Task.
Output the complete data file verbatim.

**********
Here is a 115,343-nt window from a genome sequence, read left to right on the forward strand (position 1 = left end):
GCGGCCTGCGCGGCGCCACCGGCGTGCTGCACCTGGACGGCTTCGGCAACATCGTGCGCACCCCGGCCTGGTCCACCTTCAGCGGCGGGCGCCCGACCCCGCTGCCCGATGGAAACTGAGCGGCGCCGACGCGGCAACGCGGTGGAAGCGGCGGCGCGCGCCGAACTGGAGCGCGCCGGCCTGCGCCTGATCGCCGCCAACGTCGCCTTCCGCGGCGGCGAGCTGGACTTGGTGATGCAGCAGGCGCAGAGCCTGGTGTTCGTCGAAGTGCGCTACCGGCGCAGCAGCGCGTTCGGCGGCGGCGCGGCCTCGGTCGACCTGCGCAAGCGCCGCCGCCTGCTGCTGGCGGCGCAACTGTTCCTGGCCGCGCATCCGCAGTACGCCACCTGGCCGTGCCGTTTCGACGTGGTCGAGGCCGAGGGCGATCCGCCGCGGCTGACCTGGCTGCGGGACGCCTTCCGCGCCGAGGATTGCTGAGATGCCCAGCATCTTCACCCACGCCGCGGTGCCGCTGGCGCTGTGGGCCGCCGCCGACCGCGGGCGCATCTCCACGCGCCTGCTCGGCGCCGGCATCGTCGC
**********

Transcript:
Here is a 115,343-nt window from a genome sequence, read left to right on the forward strand (position 1 = left end):
GCGGCCTGCGCGGCGCCACCGGCGTGCTGCACCTGGACGGCTTCGGCAACATCGTGCGCACCCCGGCCTGGTCCACCTTCAGCGGCGGGCGCCCGACCCCGCTGCCCGATGGAAACTGAGCGGCGCCGACGCGGCAACGCGGTGGAAGCGGCGGCGCGCGCCGAACTGGAGCGCGCCGGCCTGCGCCTGATCGCCGCCAACGTCGCCTTCCGCGGCGGCGAGCTGGACTTGGTGATGCAGCAGGCGCAGAGCCTGGTGTTCGTCGAAGTGCGCTACCGGCGCAGCAGCGCGTTCGGCGGCGGCGCGGCCTCGGTCGACCTGCGCAAGCGCCGCCGCCTGCTGCTGGCGGCGCAACTGTTCCTGGCCGCGCATCCGCAGTACGCCACCTGGCCGTGCCGTTTCGACGTGGTCGAGGCCGAGGGCGATCCGCCGCGGCTGACCTGGCTGCGGGACGCCTTCCGCGCCGAGGATTGCTGAGATGCCCAGCATCTTCACCCACGCCGCGGTGCCGCTGGCGCTGTGGGCCGCCGCCGACCGCGGGCGCATCTCCACGCGCCTGCTCGGCGCCGGCATCGTCGC